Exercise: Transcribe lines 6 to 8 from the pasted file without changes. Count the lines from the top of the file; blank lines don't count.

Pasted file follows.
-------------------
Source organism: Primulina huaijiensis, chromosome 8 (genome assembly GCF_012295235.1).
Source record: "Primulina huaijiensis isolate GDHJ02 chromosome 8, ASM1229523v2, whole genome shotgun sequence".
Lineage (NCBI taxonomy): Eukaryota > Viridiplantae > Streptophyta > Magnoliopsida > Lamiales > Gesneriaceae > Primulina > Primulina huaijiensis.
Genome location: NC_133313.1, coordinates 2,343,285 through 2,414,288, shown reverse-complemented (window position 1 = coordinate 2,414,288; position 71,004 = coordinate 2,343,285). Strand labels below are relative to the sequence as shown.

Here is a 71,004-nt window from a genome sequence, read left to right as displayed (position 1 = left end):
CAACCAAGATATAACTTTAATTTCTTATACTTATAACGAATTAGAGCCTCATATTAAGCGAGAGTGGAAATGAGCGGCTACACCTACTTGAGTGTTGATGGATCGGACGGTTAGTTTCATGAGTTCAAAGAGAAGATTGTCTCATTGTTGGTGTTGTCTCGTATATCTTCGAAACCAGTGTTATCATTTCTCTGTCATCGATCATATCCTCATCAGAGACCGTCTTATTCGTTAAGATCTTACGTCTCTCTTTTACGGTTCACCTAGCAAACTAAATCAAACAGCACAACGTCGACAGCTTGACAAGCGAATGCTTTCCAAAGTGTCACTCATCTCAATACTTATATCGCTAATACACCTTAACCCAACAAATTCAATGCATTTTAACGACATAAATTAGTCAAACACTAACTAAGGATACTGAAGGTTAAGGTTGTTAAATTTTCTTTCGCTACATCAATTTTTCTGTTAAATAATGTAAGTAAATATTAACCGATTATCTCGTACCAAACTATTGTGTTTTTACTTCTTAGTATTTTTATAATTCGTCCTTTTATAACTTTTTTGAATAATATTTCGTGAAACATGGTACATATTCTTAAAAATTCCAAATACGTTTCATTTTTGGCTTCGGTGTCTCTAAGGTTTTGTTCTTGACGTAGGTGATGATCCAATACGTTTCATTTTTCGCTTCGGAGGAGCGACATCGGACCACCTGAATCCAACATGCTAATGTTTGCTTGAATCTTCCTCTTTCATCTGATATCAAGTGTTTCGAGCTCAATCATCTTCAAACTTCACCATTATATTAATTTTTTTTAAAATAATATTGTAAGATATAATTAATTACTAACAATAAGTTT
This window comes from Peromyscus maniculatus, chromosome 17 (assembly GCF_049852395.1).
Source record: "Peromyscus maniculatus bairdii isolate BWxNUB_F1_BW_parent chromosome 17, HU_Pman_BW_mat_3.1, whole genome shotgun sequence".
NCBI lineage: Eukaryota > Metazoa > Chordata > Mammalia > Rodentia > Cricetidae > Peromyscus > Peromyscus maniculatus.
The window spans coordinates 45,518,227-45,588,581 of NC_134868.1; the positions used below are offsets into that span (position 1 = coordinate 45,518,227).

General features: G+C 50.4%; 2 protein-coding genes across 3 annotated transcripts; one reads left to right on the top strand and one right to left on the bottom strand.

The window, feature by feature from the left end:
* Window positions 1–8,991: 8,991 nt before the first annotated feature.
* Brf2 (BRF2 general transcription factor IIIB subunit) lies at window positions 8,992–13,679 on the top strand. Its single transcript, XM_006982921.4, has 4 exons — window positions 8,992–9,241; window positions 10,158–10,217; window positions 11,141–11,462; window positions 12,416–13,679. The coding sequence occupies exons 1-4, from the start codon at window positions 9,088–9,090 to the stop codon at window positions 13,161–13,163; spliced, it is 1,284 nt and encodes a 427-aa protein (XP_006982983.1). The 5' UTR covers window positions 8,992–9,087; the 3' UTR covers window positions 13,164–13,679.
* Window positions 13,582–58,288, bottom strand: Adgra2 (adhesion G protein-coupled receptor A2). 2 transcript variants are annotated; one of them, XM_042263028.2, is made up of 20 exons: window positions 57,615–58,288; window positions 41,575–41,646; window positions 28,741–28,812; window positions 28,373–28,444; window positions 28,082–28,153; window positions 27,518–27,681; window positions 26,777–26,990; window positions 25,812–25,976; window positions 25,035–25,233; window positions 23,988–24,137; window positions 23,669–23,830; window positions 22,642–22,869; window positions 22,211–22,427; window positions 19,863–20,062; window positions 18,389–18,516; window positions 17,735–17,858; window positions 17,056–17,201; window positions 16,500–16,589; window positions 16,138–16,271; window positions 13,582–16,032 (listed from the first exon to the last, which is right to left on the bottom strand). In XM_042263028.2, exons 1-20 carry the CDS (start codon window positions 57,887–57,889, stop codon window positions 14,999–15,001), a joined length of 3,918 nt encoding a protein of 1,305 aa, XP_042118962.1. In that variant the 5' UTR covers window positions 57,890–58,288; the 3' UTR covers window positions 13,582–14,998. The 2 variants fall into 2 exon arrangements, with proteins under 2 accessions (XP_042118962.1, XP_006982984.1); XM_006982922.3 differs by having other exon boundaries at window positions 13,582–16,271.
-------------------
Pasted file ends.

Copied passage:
CAACCAAGATATAACTTTAATTTCTTATACTTATAACGAATTAGAGCCTCATATTAAGCGAGAGTGGAAATGAGCGGCTACACCTACTTGAGTGTTGATGGATCGGACGGTTAGTTTCATGAGTTCAAAGAGAAGATTGTCTCATTGTTGGTGTTGTCTCGTATATCTTCGAAACCAGTGTTATCATTTCTCTGTCATCGATCATATCCTCATCAGAGACCGTCTTATTCGTTAAGATCTTACGTCTCTCTTTTACGGTTCACCTAGCAAACTAAATCAAACAGCACAACGTCGACAGCTTGACAAGCGAATGCTTTCCAAAGTGTCACTCATCTCAATACTTATATCGCTAATACACCTTAACCCAACAAATTCAATGCATTTTAACGACATAAATTAGTCAAACACTAACTAAGGATACTGAAGGTTAAGGTTGTTAAATTTTCTTTCGCTACATCAATTTTTCTGTTAAATAATGTAAGTAAATATTAACCGATTATCTCGTACCAAACTATTGTGTTTTTACTTCTTAGTATTTTTATAATTCGTCCTTTTATAACTTTTTTGAATAATATTTCGTGAAACATGGTACATATTCTTAAAAATTCCAAATACGTTTCATTTTTGGCTTCGGTGTCTCTAAGGTTTTGTTCTTGACGTAGGTGATGATCCAATACGTTTCATTTTTCGCTTCGGAGGAGCGACATCGGACCACCTGAATCCAACATGCTAATGTTTGCTTGAATCTTCCTCTTTCATCTGATATCAAGTGTTTCGAGCTCAATCATCTTCAAACTTCACCATTATATTAATTTTTTTTAAAATAATATTGTAAGATATAATTAATTACTAACAATAAGTTT
This window comes from Peromyscus maniculatus, chromosome 17 (assembly GCF_049852395.1).
Source record: "Peromyscus maniculatus bairdii isolate BWxNUB_F1_BW_parent chromosome 17, HU_Pman_BW_mat_3.1, whole genome shotgun sequence".